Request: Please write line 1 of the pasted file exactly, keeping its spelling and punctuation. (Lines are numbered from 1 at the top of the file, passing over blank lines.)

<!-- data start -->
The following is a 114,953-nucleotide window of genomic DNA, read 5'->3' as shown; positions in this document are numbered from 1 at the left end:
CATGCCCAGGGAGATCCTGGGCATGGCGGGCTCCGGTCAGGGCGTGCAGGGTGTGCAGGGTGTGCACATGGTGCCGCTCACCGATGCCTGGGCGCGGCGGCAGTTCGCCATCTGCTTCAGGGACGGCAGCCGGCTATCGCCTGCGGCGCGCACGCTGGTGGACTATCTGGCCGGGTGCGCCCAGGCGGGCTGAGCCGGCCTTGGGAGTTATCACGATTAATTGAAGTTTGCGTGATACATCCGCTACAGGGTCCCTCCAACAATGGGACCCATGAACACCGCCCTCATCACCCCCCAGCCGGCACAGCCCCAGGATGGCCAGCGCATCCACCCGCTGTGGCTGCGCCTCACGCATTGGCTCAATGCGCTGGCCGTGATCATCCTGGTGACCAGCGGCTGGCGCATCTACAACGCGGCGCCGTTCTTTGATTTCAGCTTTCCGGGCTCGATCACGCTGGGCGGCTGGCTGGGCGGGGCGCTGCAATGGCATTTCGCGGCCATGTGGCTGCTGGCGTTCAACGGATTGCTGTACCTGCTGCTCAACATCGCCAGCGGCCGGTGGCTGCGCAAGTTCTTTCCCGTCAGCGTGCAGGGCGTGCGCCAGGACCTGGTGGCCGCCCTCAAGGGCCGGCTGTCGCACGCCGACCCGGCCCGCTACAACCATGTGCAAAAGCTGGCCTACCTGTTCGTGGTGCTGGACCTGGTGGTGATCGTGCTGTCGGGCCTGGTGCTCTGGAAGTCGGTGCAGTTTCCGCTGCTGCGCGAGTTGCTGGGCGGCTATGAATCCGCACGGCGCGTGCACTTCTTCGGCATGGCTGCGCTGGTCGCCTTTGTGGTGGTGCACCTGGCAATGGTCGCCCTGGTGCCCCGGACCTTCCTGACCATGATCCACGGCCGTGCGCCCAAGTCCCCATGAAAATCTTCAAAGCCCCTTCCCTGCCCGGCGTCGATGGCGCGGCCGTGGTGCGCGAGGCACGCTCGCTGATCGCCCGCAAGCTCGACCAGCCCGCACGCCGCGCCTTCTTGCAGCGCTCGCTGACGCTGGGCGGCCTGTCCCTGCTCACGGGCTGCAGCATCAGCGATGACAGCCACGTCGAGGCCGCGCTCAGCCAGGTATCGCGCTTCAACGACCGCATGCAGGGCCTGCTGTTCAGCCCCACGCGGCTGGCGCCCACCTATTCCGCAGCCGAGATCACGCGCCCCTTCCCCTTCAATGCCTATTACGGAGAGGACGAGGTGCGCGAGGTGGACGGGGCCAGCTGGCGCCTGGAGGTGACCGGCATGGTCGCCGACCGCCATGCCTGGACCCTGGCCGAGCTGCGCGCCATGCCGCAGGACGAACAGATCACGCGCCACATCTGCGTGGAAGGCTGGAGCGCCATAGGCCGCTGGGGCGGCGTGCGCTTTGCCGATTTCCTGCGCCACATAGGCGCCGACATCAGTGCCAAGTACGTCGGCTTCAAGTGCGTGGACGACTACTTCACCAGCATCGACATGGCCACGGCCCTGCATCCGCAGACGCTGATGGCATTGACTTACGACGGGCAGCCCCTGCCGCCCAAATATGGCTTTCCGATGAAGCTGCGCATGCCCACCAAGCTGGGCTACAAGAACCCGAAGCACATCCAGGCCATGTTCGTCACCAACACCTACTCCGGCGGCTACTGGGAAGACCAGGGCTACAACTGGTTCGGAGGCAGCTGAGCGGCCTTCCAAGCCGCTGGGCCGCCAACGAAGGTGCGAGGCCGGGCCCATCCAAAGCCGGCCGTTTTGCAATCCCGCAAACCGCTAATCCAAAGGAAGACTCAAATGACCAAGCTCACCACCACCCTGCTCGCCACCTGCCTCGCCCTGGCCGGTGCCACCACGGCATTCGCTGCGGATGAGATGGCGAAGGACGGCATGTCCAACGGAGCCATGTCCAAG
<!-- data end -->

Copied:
The following is a 114,953-nucleotide window of genomic DNA, read 5'->3' as shown; positions in this document are numbered from 1 at the left end: